Stakeholders within the cosmetics industry will today join a consultation round in an attempt to put together a 'simplified and modern' regulatory framework that will be easier to administer, whilst avoiding any unnecessary costs.
The Cosmetics Directive is paramount within the European cosmetics market as it sets the legal framework for cosmetic companies regarding the safety of the products they manufacture, including sunscreens, tooth paste and cleansing goods as well as the standard beauty product.
In force for over 30 years, it has received a massive 48 amendments during that time period. The EU commission has stated that this has made the directive confusing and unclear, and has lead to wrong information being displayed with 'incoherent terminology'.
This has therefore made the regulation of individual substances hard to enforce without sufficient administration costs and extensive resourcing.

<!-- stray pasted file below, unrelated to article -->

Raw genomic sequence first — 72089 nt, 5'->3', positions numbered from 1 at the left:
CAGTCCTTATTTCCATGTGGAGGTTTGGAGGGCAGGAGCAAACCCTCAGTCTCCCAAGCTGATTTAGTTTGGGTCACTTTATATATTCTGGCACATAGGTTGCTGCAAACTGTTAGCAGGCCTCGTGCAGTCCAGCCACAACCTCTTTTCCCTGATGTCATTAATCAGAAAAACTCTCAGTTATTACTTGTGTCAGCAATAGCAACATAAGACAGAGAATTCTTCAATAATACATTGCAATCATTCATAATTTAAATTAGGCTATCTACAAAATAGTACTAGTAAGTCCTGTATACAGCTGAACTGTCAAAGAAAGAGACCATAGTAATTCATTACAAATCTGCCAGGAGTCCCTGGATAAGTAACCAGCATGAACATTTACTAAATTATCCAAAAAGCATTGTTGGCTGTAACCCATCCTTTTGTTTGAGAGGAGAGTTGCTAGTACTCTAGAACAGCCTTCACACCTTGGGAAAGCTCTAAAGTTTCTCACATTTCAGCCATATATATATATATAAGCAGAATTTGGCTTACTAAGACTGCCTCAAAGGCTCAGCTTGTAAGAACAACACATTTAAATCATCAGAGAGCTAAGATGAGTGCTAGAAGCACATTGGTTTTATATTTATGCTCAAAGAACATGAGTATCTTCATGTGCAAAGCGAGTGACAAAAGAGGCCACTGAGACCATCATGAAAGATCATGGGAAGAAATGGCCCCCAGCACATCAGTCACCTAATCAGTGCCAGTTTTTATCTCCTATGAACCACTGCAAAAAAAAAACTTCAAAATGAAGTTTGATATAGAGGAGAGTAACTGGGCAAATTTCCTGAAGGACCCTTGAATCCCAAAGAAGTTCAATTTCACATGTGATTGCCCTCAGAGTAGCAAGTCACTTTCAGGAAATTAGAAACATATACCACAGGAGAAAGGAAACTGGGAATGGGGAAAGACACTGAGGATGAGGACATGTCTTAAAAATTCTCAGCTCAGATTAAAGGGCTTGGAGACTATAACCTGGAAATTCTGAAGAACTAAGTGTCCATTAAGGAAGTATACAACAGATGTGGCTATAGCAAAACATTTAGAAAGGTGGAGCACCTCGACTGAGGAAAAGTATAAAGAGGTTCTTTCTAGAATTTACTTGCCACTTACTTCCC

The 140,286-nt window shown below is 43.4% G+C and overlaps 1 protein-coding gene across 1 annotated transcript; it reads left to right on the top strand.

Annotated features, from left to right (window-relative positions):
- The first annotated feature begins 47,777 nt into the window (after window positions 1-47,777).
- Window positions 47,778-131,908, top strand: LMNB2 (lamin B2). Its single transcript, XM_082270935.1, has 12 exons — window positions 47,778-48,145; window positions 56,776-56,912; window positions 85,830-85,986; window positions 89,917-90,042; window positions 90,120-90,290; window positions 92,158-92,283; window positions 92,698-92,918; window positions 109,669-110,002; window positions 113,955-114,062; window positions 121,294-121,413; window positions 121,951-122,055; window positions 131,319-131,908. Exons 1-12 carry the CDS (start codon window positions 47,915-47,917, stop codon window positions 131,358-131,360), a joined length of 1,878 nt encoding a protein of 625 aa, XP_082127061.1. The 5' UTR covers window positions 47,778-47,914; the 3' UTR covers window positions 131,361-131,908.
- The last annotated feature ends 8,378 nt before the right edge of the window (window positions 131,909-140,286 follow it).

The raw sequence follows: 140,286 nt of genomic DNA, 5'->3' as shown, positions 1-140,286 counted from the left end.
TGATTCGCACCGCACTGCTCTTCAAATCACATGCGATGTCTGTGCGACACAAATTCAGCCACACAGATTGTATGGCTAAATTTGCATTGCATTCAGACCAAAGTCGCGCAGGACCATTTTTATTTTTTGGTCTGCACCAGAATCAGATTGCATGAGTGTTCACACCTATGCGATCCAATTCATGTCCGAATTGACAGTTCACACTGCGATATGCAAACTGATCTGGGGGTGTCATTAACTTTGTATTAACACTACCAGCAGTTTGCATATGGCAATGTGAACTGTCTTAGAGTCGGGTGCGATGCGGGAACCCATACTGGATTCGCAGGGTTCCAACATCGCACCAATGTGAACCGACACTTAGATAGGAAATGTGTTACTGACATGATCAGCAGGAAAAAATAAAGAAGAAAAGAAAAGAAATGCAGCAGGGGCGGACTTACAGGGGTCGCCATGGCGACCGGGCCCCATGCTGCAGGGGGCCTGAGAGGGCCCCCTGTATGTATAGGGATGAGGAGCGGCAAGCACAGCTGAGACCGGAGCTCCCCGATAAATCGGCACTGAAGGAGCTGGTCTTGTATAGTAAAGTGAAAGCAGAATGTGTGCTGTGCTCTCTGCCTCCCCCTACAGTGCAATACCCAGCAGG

Commission vice-president Gunter Verheugen, who is responsible for enterprise and industry policies, said, "We want a modern legislation for cosmetics aiming at streamlining, simplifying and clarifying the multitude of current texts."
"The focus must be on reducing legislation and administrative costs considerably, but making it at the same time more efficient, without effecting public health and safety" he said.
With European cosmetic companies leading the industry with innovative offerings, the Commission has stated that the revised framework is necessary in allowing these companies to continue to play leading roles.
The Commission has also stated that it is seeking the views of stakeholders, including manufacturers, consumer organisations and the academic world, on how to create a comprehensive and workable new framework.
Objectives will be reducing administration costs, strengthening the self-assessment and responsibility of individual manufacturers and maintaining a high level of safety in cosmetics without unnecessary red tape.
Despite the revision of the Directive, the Commission has decided against including the existing provisions on the ban and phasing-out of animal tests for cosmetics products by 2010/2013.
The consultation round is due to close in March this year, with a deadline of 2010 for the finished Cosmetics Directive.